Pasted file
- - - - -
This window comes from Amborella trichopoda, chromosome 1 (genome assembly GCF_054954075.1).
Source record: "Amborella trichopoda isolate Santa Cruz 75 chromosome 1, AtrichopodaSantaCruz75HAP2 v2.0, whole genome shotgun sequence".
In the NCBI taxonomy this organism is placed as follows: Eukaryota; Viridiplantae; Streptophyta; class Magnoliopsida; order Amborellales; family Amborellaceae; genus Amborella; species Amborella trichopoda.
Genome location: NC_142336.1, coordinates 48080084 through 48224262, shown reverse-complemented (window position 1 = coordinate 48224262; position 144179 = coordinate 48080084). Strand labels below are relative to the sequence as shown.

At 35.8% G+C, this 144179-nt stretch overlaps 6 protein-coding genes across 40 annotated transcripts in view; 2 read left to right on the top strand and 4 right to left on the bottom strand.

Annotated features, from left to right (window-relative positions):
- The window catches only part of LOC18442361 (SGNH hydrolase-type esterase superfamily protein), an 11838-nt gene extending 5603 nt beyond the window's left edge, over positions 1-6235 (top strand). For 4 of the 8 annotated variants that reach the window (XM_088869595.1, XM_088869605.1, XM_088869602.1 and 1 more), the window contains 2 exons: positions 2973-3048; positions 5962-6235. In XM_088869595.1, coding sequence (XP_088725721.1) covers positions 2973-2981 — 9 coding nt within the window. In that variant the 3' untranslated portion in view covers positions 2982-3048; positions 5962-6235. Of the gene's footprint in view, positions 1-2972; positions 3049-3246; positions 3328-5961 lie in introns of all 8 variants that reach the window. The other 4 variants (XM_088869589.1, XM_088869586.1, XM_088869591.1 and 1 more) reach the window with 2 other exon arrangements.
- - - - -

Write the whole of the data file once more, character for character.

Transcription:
This window comes from Amborella trichopoda, chromosome 1 (genome assembly GCF_054954075.1).
Source record: "Amborella trichopoda isolate Santa Cruz 75 chromosome 1, AtrichopodaSantaCruz75HAP2 v2.0, whole genome shotgun sequence".
In the NCBI taxonomy this organism is placed as follows: Eukaryota; Viridiplantae; Streptophyta; class Magnoliopsida; order Amborellales; family Amborellaceae; genus Amborella; species Amborella trichopoda.
Genome location: NC_142336.1, coordinates 48080084 through 48224262, shown reverse-complemented (window position 1 = coordinate 48224262; position 144179 = coordinate 48080084). Strand labels below are relative to the sequence as shown.

At 35.8% G+C, this 144179-nt stretch overlaps 6 protein-coding genes across 40 annotated transcripts in view; 2 read left to right on the top strand and 4 right to left on the bottom strand.

Annotated features, from left to right (window-relative positions):
- The window catches only part of LOC18442361 (SGNH hydrolase-type esterase superfamily protein), an 11838-nt gene extending 5603 nt beyond the window's left edge, over positions 1-6235 (top strand). For 4 of the 8 annotated variants that reach the window (XM_088869595.1, XM_088869605.1, XM_088869602.1 and 1 more), the window contains 2 exons: positions 2973-3048; positions 5962-6235. In XM_088869595.1, coding sequence (XP_088725721.1) covers positions 2973-2981 — 9 coding nt within the window. In that variant the 3' untranslated portion in view covers positions 2982-3048; positions 5962-6235. Of the gene's footprint in view, positions 1-2972; positions 3049-3246; positions 3328-5961 lie in introns of all 8 variants that reach the window. The other 4 variants (XM_088869589.1, XM_088869586.1, XM_088869591.1 and 1 more) reach the window with 2 other exon arrangements.